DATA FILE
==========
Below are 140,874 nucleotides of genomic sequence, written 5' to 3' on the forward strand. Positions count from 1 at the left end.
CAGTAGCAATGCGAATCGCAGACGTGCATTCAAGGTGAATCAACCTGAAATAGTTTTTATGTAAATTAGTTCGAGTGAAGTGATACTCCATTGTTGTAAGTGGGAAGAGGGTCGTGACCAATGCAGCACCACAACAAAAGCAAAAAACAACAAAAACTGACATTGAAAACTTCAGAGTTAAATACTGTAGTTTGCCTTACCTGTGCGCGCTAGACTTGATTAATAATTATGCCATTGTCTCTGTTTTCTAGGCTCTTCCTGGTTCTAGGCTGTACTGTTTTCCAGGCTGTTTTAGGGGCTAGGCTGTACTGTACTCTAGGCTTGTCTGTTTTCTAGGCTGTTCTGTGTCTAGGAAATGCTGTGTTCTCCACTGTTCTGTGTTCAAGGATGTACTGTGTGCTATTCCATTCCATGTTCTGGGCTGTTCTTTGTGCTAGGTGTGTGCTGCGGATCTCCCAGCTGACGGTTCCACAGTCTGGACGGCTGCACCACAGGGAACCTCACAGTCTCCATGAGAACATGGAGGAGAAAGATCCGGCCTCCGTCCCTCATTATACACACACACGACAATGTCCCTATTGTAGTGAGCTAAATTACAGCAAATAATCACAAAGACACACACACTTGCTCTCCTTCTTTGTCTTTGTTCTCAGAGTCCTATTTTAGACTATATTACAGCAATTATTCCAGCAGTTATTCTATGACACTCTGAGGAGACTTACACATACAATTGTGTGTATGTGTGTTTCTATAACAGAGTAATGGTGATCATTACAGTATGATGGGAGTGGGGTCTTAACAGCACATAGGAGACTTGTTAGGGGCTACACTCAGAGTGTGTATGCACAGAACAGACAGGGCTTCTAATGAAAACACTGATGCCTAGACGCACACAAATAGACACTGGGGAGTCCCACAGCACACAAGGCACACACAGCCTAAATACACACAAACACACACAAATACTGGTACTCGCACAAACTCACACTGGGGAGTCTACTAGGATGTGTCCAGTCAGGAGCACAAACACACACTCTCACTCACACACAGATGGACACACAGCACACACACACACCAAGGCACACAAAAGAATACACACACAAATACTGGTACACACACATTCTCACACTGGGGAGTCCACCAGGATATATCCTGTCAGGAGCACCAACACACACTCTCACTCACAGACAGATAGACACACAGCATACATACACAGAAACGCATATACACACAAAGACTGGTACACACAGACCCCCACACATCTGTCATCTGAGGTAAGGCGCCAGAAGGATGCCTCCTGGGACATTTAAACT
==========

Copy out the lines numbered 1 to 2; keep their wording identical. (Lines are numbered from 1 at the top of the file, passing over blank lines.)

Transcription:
Below are 140,874 nucleotides of genomic sequence, written 5' to 3' on the forward strand. Positions count from 1 at the left end.
CAGTAGCAATGCGAATCGCAGACGTGCATTCAAGGTGAATCAACCTGAAATAGTTTTTATGTAAATTAGTTCGAGTGAAGTGATACTCCATTGTTGTAAGTGGGAAGAGGGTCGTGACCAATGCAGCACCACAACAAAAGCAAAAAACAACAAAAACTGACATTGAAAACTTCAGAGTTAAATACTGTAGTTTGCCTTACCTGTGCGCGCTAGACTTGATTAATAATTATGCCATTGTCTCTGTTTTCTAGGCTCTTCCTGGTTCTAGGCTGTACTGTTTTCCAGGCTGTTTTAGGGGCTAGGCTGTACTGTACTCTAGGCTTGTCTGTTTTCTAGGCTGTTCTGTGTCTAGGAAATGCTGTGTTCTCCACTGTTCTGTGTTCAAGGATGTACTGTGTGCTATTCCATTCCATGTTCTGGGCTGTTCTTTGTGCTAGGTGTGTGCTGCGGATCTCCCAGCTGACGGTTCCACAGTCTGGACGGCTGCACCACAGGGAACCTCACAGTCTCCATGAGAACATGGAGGAGAAAGATCCGGCCTCCGTCCCTCATTATACACACACACGACAATGTCCCTATTGTAGTGAGCTAAATTACAGCAAATAATCACAAAGACACACACACTTGCTCTCCTTCTTTGTCTTTGTTCTCAGAGTCCTATTTTAGACTATATTACAGCAATTATTCCAGCAGTTATTCTATGACACTCTGAGGAGACTTACACATACAATTGTGTGTATGTGTGTTTCTATAACAGAGTAATGGTGATCATTACAGTATGATGGGAGTGGGGTCTTAACAGCACATAGGAGACTTGTTAGGGGCTACACTCAGAGTGTGTATGCACAGAACAGACAGGGCTTCTAATGAAAACACTGATGCCTAGACGCACACAAATAGACACTGGGGAGTCCCACAGCACACAAGGCACACACAGCCTAAATACACACAAACACACACAAATACTGGTACTCGCACAAACTCACACTGGGGAGTCTACTAGGATGTGTCCAGTCAGGAGCACAAACACACACTCTCACTCACACACAGATGGACACACAGCACACACACACACCAAGGCACACAAAAGAATACACACACAAATACTGGTACACACACATTCTCACACTGGGGAGTCCACCAGGATATATCCTGTCAGGAGCACCAACACACACTCTCACTCACAGACAGATAGACACACAGCATACATACACAGAAACGCATATACACACAAAGACTGGTACACACAGACCCCCACACATCTGTCATCTGAGGTAAGGCGCCAGAAGGATGCCTCCTGGGACATTTAAACT